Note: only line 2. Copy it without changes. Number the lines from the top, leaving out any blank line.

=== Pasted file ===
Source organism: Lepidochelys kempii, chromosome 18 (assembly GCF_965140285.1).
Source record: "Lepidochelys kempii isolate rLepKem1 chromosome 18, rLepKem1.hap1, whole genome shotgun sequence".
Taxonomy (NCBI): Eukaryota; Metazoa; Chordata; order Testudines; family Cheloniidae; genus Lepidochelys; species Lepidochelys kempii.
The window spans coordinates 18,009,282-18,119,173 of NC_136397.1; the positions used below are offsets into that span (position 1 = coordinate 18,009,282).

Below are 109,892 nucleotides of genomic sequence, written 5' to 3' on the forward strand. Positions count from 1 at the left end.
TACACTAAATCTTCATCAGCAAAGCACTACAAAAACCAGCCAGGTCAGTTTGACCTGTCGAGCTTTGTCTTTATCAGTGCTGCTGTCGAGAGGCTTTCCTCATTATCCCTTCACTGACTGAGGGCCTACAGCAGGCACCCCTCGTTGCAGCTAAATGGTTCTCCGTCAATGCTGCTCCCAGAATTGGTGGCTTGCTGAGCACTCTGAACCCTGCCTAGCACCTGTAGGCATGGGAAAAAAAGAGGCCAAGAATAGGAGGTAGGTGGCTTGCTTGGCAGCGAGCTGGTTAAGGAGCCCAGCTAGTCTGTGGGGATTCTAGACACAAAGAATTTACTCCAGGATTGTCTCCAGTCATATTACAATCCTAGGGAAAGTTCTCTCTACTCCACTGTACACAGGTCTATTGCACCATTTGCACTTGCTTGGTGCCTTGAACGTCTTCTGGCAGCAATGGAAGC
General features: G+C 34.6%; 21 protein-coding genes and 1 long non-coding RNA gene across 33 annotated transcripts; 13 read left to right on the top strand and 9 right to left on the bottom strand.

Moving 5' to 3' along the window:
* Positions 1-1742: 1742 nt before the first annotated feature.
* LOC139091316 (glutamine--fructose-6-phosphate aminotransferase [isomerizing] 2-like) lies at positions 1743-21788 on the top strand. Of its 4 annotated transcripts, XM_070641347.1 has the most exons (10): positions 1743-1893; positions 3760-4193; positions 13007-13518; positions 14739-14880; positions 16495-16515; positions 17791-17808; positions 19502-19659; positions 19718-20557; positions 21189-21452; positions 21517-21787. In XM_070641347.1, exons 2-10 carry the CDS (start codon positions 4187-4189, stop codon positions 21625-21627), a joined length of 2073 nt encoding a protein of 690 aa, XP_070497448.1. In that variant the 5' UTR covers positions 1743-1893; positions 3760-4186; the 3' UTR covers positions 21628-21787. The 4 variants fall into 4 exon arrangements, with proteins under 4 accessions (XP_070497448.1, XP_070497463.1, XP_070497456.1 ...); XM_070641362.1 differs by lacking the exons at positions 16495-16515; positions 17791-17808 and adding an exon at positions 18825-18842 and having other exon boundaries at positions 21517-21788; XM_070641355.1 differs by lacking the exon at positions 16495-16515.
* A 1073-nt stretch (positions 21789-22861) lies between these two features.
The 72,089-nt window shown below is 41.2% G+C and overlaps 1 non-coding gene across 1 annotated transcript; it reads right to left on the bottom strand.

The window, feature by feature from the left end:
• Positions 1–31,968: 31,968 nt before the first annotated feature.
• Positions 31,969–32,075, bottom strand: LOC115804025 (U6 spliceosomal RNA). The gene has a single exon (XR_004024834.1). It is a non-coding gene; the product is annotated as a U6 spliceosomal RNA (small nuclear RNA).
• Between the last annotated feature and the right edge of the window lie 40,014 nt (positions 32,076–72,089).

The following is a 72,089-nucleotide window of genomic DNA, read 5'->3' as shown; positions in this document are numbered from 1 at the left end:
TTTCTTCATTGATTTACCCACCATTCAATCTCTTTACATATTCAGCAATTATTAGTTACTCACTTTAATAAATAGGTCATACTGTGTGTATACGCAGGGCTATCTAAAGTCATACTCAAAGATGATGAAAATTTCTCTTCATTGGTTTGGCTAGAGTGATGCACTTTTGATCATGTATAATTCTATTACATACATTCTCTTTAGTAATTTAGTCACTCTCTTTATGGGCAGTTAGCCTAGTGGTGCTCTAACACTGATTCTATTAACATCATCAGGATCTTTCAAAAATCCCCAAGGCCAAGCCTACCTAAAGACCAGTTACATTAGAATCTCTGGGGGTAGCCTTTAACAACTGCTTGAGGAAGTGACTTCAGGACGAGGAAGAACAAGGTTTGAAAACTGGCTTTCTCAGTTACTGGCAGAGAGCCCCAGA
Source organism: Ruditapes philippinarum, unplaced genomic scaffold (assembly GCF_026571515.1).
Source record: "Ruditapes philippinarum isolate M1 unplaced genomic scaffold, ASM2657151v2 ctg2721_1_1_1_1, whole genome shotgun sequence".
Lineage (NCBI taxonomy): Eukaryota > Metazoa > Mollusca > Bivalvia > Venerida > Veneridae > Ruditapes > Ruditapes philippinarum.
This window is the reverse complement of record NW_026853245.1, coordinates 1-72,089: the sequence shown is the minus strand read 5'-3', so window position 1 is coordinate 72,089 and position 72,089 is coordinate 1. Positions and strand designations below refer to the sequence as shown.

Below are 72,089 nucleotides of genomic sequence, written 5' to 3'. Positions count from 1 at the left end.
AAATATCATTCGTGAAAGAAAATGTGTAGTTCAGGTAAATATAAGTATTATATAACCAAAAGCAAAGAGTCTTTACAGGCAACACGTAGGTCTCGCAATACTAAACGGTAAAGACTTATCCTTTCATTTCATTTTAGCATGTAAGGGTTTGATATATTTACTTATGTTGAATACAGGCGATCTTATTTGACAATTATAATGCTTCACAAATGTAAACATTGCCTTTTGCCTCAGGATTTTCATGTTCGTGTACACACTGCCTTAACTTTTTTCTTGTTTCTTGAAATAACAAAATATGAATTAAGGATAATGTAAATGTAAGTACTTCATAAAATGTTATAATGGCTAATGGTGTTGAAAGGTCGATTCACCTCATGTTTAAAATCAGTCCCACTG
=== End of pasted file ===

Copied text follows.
Source record: "Lepidochelys kempii isolate rLepKem1 chromosome 18, rLepKem1.hap1, whole genome shotgun sequence".